Microsoft

Windows Phone Market Share Sinks Below 1 Percent (theverge.com) 288

Tom Warren, reporting for The Verge: Worldwide smartphone sales increased by nearly 4 percent in the recent quarter, but Microsoft's Windows Phone OS failed to capitalize on the growth and dropped below 1 percent market share. Gartner's latest smartphone sales report provides the latest proof of the obvious: Windows Phone is dead. Gartner estimates that nearly 2.4 million Windows Phones were sold in the latest quarter, around 0.7 percent market share overall. That's a decrease from the 2.5 percent market share of Windows Phone back in Q1 2015.
Power

Nevada Startup Stores Energy With Trains (fortune.com) 322

An anonymous reader writes: Nevada's Bureau of Land Management has granted a land lease to a $55 million project by Advanced Rail Energy Storage, which "proposes to use excess off-peak energy to push a heavily-loaded train up a grade," according to Fortune. "Then, when the grid needs that energy back, the cars will be rolled back down the slope...that return trip will generate energy and put it back on the grid."

The company claims its solution is about 50% cheaper than other storage technologies, according to Fortune, and boasts an 80% efficency in energy reclamation, "similar to or slightly above typical hydro-storage efficiency." Citing Tesla's factory, the magazine callsthe project "further evidence for Nevadaâ(TM)s emergence as a leading region for innovative transportation and energy projects."

Power

Researchers Generate Electricity Using Seawater and Sunlight 88

Slashdot reader sosume writes: Scientists at Osaka University have created a new method to use sunlight to turn seawater into hydrogen peroxide which can then be used in fuel cells to generate electricity. It's the first photocatalytic method of H2O2 production that achieves a high enough efficiency so that the H2O2 can be used in a fuel cell.
It's easier and safer to transport liquid H2O2, according to the article, and while its total efficiency is much lower than conventional solar cells, the researchers hope to get better results by using better materials.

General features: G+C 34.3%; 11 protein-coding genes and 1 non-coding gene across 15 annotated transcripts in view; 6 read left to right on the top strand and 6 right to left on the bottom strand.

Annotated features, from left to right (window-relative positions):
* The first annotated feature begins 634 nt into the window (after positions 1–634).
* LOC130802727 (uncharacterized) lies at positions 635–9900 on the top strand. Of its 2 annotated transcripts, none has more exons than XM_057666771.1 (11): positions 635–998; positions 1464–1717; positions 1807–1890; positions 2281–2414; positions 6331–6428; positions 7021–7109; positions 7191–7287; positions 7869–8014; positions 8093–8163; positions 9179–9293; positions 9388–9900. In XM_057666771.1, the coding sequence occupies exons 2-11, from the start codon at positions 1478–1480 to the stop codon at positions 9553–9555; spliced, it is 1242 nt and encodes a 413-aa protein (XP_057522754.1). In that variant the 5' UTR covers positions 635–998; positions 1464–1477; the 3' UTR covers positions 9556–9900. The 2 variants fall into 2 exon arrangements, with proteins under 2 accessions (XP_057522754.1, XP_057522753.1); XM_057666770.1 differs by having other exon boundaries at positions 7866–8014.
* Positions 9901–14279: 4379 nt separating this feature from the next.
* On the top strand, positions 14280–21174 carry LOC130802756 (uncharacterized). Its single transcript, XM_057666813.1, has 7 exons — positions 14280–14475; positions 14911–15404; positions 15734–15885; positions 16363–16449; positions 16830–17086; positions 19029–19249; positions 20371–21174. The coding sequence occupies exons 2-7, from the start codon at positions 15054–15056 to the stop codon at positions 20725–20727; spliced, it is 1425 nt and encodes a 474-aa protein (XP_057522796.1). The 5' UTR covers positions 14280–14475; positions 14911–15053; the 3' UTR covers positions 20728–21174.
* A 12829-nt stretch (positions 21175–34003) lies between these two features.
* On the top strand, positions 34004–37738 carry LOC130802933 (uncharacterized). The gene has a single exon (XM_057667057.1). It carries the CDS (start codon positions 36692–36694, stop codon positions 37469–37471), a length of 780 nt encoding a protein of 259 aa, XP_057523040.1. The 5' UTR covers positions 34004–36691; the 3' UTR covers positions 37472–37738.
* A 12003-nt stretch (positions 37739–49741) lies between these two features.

Power

Google-Backed Solar Plant Catches on Fire (pv-tech.org) 196

An anonymous reader writes:"The world's largest solar plant just torched itself," read the headline at Gizmodo, reporting on a fire Thursday at the Ivanpah Solar Electric Generating System. Built on 4,000 acres of public land in the Mojave Desert, the $2.2 billion plant "has nearly 350,000 computer controlled mirrors -- each roughly the size of a garage door," according to the Associated Press, which reports that misaligned mirrors focused the sunlight on electrical cables, causing them to burst into flames, according to the local fire department. The facility was temporarily shut down, and the fire damaged one of the facility's three towers, according to the Associated Press, while another tower is closed for maintenance, "leaving the sprawling facility on the California-Nevada border operating at only a third of its capacity."
The New York Times reported that by 2011 Google had invested $168 in the facility.
EU

Did A German Nuclear Plant Intentionally Leak Radioactive Waste? (thelocal.de) 130

mdsolar shares this report from a Berlin news site: A former engineer at one of Germanyâ(TM)s nuclear reactors has made an astonishing claim: that the plant intentionally pumped radioactive waste into the atmosphere in 1986. Speaking to the Westfalischer Anzeiger, 83-year-old retired engineer Hermann Schollmeyer apparently decided it was time to come clean, three decades after the incident he describes.

The official story had always been that radioactive waste was unintentionally leaked into the air at the THTR reactor in Hamm in May 1986, the western German newspaper reports. But Schollmeyer now claims that the plant used the cover of the Chernobyl -- which had released a cloud of radioactive waste over western Europe -- to pump their own waste into the atmosphere, believing no one would notice.